Woman weeps after being acquitted of defrauding late mother out of life savings
A woman wept today after being acquitted of defrauding thousands of pounds from her late mother's life savings.
The Belfast Crown Court jury of five men and seven women deliberated for two hours and 20 minutes before finding 49-year-old Heather Noble unanimously not guilty on two counts of theft, two counts of forgery and a further charge of fraud.
Following further deliberations and a direction from trial Judge Corinne Philpott QC that she could accept majority verdicts in the case, the jury returned 45 minutes later and returned not guilty verdicts by a majority on a further six charges of fraud.
As the jury left the court room with the thanks of the judge, Noble and her daughter wept in each other's arms in the public gallery.
During the course of the four day hearing the jury had heard the Crown allege that Noble, from the Aughnabrack Road in north Belfast, had defrauded her mother Johina Noble out of £41,000 and had also ousted the pensioner from her own home.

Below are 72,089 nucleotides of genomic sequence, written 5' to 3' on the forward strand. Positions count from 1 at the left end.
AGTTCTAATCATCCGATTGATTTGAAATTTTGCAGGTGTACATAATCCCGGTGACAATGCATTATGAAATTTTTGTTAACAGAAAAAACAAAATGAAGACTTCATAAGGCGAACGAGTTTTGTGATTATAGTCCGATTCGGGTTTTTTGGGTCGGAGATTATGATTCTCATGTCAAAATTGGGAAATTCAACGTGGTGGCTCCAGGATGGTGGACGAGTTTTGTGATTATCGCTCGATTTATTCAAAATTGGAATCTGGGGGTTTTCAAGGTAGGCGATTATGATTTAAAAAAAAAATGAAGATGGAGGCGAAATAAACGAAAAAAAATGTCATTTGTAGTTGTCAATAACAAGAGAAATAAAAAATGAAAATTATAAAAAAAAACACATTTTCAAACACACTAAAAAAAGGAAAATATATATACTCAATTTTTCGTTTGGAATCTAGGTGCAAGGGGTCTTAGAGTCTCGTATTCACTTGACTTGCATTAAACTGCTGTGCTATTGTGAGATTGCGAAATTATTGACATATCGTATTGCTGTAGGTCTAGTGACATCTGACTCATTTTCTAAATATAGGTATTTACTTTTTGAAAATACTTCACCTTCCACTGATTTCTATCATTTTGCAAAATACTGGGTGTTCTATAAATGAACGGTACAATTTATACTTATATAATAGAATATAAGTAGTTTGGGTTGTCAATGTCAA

Noble's brother Raymond gave evidence that his mother, who died in 2008, had dictated a statement to him in which she stressed she had never given her daughter Heather permission to sign her name on her cheques.
Ms Noble was quoted telling her eldest son: "My daughter expected me to die sooner rather than later in which case these underhand acts would die with me."
It was the Crown case that Heather Noble had forged her mother's signature on more than 30 cheques, some of which had been made out to herself, with neither her mother's permission or knowledge.
Noble however gave evidence on her own behalf, counterclaiming that her mother had been “sharp as a tack” and would not have allowed her to conduct any of her affairs against her will, even while seriously ill in the Royal Victoria Hospital high dependency unit after a heart attack.
Denying that she had kicked her mother out of the home she had bought from her at a fraction of the market value, Noble claimed she had an “arrangement” with her mother where she would sign cheques in her mother’s presence, with her permission and that a number of purchases, including a £1,900 medical chair, house refurbishments, electrical equipment, leather sofas, a Toyota Rav4 jeep and amounts to Heather’s children, had been at her mother's request.